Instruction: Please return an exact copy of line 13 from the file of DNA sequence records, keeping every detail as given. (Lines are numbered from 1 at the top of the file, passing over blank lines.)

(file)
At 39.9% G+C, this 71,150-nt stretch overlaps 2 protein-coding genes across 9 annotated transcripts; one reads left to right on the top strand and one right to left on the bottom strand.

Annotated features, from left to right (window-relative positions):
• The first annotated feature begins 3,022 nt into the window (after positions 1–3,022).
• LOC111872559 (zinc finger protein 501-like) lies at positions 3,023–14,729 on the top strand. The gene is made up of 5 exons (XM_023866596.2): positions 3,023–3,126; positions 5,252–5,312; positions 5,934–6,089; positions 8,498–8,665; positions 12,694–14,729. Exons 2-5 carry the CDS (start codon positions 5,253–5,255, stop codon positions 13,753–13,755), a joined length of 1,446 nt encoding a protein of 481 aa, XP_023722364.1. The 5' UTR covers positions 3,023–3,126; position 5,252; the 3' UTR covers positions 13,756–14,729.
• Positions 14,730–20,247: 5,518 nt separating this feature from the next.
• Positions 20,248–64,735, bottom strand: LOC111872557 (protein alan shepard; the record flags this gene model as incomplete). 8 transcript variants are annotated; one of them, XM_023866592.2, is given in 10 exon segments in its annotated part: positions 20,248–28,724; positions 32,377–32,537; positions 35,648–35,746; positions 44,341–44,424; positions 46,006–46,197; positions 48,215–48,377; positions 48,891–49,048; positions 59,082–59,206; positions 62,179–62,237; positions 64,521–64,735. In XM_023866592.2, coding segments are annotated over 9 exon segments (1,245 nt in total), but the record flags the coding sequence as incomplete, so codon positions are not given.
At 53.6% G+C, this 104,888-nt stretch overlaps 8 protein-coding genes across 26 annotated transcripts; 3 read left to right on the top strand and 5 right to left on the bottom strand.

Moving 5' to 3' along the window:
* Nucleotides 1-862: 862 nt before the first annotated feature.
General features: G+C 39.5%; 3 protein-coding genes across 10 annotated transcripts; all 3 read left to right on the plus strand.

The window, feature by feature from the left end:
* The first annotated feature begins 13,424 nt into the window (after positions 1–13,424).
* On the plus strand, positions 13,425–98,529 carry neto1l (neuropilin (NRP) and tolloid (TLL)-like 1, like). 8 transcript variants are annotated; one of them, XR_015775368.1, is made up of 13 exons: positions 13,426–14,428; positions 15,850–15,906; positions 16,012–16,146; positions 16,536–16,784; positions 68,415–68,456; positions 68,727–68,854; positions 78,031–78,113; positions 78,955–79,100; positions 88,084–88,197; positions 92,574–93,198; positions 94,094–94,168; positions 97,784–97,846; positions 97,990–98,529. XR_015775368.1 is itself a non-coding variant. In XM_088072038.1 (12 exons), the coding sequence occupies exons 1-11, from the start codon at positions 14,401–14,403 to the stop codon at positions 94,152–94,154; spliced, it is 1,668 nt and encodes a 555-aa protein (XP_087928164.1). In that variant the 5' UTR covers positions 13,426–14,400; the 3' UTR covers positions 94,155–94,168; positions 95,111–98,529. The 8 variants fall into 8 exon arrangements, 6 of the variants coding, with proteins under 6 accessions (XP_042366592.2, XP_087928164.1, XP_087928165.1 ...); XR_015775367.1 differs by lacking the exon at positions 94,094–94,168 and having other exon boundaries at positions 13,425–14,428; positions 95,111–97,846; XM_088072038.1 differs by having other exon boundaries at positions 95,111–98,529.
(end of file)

* On the plus strand, positions 13,425–98,529 carry neto1l (neuropilin (NRP) and tolloid (TLL)-like 1, like). 8 transcript variants are annotated; one of them, XR_015775368.1, is made up of 13 exons: positions 13,426–14,428; positions 15,850–15,906; positions 16,012–16,146; positions 16,536–16,784; positions 68,415–68,456; positions 68,727–68,854; positions 78,031–78,113; positions 78,955–79,100; positions 88,084–88,197; positions 92,574–93,198; positions 94,094–94,168; positions 97,784–97,846; positions 97,990–98,529. XR_015775368.1 is itself a non-coding variant. In XM_088072038.1 (12 exons), the coding sequence occupies exons 1-11, from the start codon at positions 14,401–14,403 to the stop codon at positions 94,152–94,154; spliced, it is 1,668 nt and encodes a 555-aa protein (XP_087928164.1). In that variant the 5' UTR covers positions 13,426–14,400; the 3' UTR covers positions 94,155–94,168; positions 95,111–98,529. The 8 variants fall into 8 exon arrangements, 6 of the variants coding, with proteins under 6 accessions (XP_042366592.2, XP_087928164.1, XP_087928165.1 ...); XR_015775367.1 differs by lacking the exon at positions 94,094–94,168 and having other exon boundaries at positions 13,425–14,428; positions 95,111–97,846; XM_088072038.1 differs by having other exon boundaries at positions 95,111–98,529.